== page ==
Scott agrees and points out that the relationships between the CKO, CIO and the head of HR are very closely tied to the ultimate success of the KM project. The knowledge resources that the CKO requires exist in two areas: explicit knowledge and tacit knowledge. Working with the CIO on setting up an information-sharing network like Lotus Notes can assist in capturing explicit knowledge. Tacit knowledge, however, is much harder to tap, says Scott. A good working relationship with HR is integral to accessing the company's primary knowledge capital: the information that resides within its employees. "The most important knowledge assets are the tacit assets which consist of the knowledge that people aren't even necessarily aware that they have," says Scott. "Tacit knowledge is always harder to get at, but it is the key."Management Support Is KeyRegardless of the CKOs' strengths, their skills are useless if they can't garner and maintain the support of upper management, a challenge identified as critical by both the Guns and Earl/Scott studies. This sentiment is also echoed by Ellen Knapp, vice chairman, CKO and global CIO of PricewaterhouseCoopers in New York City. "The crucial requisite has to be the support of the management team as a whole. They must believe, as passionately as the chief knowledge officer does, that we are in the transition from the industrial to the knowledge era and that our attention to the subject of knowledge and knowledge management metrics is going to be as critical to our business as financial metrics have been in this century."Though the CEO may regard knowledge management as a worthy pursuit for the company, the effort is bound to fail unless the board is convinced of its value as well. Scott recounts the story of one CKO who is now an ex-CKO because the CEO was not able to sustain support. "He was overridden by people on the board who said, 'This is garbage; it's a waste of money.'" The company was a very large financial institution and when faced with investing US$5 million to create a KM infrastructure, board members felt that they could not afford it in the current financial climate.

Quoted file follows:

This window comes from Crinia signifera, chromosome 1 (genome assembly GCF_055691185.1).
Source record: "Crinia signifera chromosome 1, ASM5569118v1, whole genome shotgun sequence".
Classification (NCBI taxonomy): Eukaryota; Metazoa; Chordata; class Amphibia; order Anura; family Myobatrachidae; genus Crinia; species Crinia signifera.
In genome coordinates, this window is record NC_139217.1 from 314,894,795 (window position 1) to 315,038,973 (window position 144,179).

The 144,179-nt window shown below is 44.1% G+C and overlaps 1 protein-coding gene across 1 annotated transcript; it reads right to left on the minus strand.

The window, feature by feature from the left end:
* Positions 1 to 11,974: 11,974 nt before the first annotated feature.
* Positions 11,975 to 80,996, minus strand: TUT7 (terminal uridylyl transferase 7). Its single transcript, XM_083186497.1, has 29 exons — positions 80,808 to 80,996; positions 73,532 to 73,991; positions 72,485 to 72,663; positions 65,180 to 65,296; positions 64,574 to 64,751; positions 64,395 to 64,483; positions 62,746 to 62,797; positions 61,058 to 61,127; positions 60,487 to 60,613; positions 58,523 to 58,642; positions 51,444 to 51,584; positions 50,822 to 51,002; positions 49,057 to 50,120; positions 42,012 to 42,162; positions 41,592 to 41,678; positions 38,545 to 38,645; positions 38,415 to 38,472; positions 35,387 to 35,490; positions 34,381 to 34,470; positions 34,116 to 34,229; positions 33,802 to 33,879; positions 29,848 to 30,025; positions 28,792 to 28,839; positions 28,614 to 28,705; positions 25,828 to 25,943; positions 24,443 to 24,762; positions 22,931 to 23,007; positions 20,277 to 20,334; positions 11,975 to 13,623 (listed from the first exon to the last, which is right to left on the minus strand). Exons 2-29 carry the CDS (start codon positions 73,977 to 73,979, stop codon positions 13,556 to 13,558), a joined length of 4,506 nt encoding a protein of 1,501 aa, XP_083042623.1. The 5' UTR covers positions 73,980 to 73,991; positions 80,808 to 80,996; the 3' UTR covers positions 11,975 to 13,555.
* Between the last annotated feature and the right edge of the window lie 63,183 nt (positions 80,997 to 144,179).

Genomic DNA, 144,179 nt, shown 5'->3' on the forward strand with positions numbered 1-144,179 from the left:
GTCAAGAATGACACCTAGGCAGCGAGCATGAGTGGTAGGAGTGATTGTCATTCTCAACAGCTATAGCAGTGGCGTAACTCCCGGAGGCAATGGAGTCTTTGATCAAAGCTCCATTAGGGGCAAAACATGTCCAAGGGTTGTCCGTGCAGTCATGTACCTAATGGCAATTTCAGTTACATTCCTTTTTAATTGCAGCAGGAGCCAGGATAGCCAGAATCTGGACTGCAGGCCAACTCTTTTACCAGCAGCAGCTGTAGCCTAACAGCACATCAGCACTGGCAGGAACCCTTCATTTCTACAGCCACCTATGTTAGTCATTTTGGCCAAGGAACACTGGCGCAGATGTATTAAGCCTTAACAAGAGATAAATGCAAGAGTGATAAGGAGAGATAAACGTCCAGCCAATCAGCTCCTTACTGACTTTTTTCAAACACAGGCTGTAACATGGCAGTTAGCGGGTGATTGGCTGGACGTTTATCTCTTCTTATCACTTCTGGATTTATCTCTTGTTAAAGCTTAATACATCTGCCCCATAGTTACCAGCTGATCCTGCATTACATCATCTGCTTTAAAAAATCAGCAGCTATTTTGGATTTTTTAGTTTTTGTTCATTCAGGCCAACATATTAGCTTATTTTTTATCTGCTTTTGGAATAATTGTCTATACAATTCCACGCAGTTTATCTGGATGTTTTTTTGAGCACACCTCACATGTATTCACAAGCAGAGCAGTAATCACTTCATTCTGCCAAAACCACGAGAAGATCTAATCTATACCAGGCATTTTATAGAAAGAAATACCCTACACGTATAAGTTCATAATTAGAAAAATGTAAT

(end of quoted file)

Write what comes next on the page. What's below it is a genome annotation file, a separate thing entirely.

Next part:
High turnover rates among CKOs suggest that many companies are, in fact, having trouble sustaining the necessary support for knowledge management. Guns discovered that roughly 25 percent of the CKOs he interviewed within the past year are no longer holding that position. Many were downsized, others left to start external consultancies and some went on to accept more lucrative CKO positions elsewhere.